Despite drownings, Rompin continues to hook eager Singaporeans

Despite drownings, Rompin continues to hook eager Singaporeans

With gentle waves caressing sandy beaches, the sleepy, idyllic town of Rompin belies its actionpacked promises offshore.

Just three hours' drive from Singapore on the eastern side of peninsular Malaysia, it has gained a reputation as the place to go for big game fishing. Specifically, sailfish.

And for that, Singaporeans have been driving 220km north-east to this town in the state of Pahang. Some even say that Rompin's fishing grounds are among the world's best spots for hooking sailfish. The sailfish season is at its peak from August to November.

The New Paper had wanted to find out what keeps Singaporeans going back, despite the string of accidents in the area in the past few years. Last month, a Singaporean diving instructor and his student, also a Singaporean, drowned in the waters off Pulau Tioman.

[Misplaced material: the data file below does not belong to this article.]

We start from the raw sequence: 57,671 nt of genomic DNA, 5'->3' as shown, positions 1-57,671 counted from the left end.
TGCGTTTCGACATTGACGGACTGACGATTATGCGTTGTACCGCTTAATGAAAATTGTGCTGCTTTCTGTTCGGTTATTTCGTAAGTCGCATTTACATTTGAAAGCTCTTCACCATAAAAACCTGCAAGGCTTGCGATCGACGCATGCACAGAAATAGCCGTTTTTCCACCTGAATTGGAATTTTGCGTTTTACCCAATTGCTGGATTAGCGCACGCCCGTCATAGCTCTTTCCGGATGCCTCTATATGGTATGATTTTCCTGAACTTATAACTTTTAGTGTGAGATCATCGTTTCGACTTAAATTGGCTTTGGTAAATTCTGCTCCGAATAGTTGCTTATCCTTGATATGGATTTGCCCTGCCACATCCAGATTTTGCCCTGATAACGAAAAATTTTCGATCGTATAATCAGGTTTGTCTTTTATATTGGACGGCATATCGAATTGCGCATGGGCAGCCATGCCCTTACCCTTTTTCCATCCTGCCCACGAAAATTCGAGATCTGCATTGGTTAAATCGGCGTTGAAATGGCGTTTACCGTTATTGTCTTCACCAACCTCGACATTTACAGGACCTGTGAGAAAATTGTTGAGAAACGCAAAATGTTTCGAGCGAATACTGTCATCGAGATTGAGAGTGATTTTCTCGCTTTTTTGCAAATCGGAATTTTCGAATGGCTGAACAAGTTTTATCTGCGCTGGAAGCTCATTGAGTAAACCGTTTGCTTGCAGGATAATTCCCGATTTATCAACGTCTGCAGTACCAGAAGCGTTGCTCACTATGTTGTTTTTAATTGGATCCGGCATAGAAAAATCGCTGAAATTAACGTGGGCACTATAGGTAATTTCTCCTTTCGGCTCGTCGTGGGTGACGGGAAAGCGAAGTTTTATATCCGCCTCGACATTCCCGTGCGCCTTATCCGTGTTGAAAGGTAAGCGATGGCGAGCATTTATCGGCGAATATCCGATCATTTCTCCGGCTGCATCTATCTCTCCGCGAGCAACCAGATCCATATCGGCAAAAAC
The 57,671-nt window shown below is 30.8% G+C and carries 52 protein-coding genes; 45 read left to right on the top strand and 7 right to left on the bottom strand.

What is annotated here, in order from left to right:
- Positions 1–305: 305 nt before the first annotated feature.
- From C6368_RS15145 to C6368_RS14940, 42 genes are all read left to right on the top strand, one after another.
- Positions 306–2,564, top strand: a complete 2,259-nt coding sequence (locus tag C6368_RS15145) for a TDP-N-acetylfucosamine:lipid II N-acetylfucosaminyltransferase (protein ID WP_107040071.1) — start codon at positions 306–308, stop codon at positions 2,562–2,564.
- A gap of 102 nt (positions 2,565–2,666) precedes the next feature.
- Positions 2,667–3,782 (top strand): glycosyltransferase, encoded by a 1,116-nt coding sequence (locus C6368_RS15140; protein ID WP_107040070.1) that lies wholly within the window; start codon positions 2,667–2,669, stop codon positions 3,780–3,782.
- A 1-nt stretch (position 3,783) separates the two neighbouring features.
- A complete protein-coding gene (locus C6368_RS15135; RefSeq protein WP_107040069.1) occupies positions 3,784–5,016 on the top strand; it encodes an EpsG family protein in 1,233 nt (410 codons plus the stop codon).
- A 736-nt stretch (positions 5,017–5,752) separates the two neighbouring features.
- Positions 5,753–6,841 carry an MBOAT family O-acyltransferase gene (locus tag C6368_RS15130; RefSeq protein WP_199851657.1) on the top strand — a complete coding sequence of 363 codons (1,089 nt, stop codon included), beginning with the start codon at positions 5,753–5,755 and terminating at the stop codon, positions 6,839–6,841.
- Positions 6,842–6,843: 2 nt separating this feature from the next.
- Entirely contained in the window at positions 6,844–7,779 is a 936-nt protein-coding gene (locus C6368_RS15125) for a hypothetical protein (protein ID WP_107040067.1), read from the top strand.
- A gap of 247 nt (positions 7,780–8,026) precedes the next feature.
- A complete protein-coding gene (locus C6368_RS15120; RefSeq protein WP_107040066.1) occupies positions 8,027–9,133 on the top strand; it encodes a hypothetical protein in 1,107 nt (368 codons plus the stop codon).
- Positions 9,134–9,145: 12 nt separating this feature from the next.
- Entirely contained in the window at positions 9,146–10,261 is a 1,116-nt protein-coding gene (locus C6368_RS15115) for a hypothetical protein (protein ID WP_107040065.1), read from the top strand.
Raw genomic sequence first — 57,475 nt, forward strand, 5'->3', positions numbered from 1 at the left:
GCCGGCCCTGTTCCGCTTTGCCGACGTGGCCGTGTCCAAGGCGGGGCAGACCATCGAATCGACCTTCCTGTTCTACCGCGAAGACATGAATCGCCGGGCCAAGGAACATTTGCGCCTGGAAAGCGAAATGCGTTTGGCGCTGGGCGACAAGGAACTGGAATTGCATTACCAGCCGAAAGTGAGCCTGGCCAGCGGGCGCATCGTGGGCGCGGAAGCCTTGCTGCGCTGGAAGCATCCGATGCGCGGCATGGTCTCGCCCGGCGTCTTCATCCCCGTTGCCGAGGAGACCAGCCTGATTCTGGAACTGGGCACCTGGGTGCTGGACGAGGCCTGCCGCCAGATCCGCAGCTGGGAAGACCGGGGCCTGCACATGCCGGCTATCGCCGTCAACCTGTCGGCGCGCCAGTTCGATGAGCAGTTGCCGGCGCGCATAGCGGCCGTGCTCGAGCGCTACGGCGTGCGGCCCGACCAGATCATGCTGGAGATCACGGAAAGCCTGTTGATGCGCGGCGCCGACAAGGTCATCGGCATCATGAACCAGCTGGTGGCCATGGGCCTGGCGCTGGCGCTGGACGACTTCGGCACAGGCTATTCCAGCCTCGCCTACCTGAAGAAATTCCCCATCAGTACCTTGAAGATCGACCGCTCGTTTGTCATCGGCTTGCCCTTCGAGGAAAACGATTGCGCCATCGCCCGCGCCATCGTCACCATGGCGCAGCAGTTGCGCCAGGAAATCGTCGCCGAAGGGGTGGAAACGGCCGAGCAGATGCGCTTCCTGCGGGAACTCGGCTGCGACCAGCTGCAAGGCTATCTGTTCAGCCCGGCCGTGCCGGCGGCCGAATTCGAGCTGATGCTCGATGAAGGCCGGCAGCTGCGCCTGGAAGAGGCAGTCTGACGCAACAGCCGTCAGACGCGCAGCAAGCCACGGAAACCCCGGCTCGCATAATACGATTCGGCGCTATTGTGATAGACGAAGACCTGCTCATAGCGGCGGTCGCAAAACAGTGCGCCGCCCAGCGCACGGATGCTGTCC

In March, a professor was reported missing at sea during his first scuba diving trip at Pulau Dayang, off Mersing. His body was found four days later. TNP followed six ardent fishing adventurers last month from Singapore to the waters off Rompin.

One of them, chef Daniel Xue, 52, had travelled to great fishing spots around the world, including Australia and Hawaii. He proclaimed Rompin to be his favourite and returns as many as seven times a year.

He arranges for his group of anglers the logistics, including boat hires and seasoned boatmen. He has used his regular boatman, who wanted to be known only as Ah Pow, for 17 years.

With Ah Pow's expert advice, the anglers leave only when weather conditions are ideal, and only to spots where there are calmer seas with an abundance of sailfish.

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